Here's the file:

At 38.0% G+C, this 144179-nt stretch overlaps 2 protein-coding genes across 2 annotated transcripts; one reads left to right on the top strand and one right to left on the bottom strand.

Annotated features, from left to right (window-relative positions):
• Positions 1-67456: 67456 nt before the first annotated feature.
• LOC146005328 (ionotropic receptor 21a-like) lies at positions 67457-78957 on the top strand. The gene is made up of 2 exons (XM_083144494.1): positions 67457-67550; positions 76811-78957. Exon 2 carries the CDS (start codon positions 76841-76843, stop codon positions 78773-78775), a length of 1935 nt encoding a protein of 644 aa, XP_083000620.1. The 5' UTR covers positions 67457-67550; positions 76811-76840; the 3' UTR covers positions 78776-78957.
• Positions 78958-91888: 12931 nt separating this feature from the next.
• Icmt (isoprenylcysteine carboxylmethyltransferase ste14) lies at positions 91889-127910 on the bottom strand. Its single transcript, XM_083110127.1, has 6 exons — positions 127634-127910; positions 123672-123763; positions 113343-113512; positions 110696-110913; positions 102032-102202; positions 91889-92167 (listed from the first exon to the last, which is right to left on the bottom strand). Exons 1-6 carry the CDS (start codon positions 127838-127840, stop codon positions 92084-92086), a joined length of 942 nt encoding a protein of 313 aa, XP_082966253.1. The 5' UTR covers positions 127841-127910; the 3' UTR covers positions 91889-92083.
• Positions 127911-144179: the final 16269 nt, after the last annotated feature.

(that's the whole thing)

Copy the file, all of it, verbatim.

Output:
At 38.0% G+C, this 144179-nt stretch overlaps 2 protein-coding genes across 2 annotated transcripts; one reads left to right on the top strand and one right to left on the bottom strand.

Annotated features, from left to right (window-relative positions):
• Positions 1-67456: 67456 nt before the first annotated feature.
• LOC146005328 (ionotropic receptor 21a-like) lies at positions 67457-78957 on the top strand. The gene is made up of 2 exons (XM_083144494.1): positions 67457-67550; positions 76811-78957. Exon 2 carries the CDS (start codon positions 76841-76843, stop codon positions 78773-78775), a length of 1935 nt encoding a protein of 644 aa, XP_083000620.1. The 5' UTR covers positions 67457-67550; positions 76811-76840; the 3' UTR covers positions 78776-78957.
• Positions 78958-91888: 12931 nt separating this feature from the next.
• Icmt (isoprenylcysteine carboxylmethyltransferase ste14) lies at positions 91889-127910 on the bottom strand. Its single transcript, XM_083110127.1, has 6 exons — positions 127634-127910; positions 123672-123763; positions 113343-113512; positions 110696-110913; positions 102032-102202; positions 91889-92167 (listed from the first exon to the last, which is right to left on the bottom strand). Exons 1-6 carry the CDS (start codon positions 127838-127840, stop codon positions 92084-92086), a joined length of 942 nt encoding a protein of 313 aa, XP_082966253.1. The 5' UTR covers positions 127841-127910; the 3' UTR covers positions 91889-92083.
• Positions 127911-144179: the final 16269 nt, after the last annotated feature.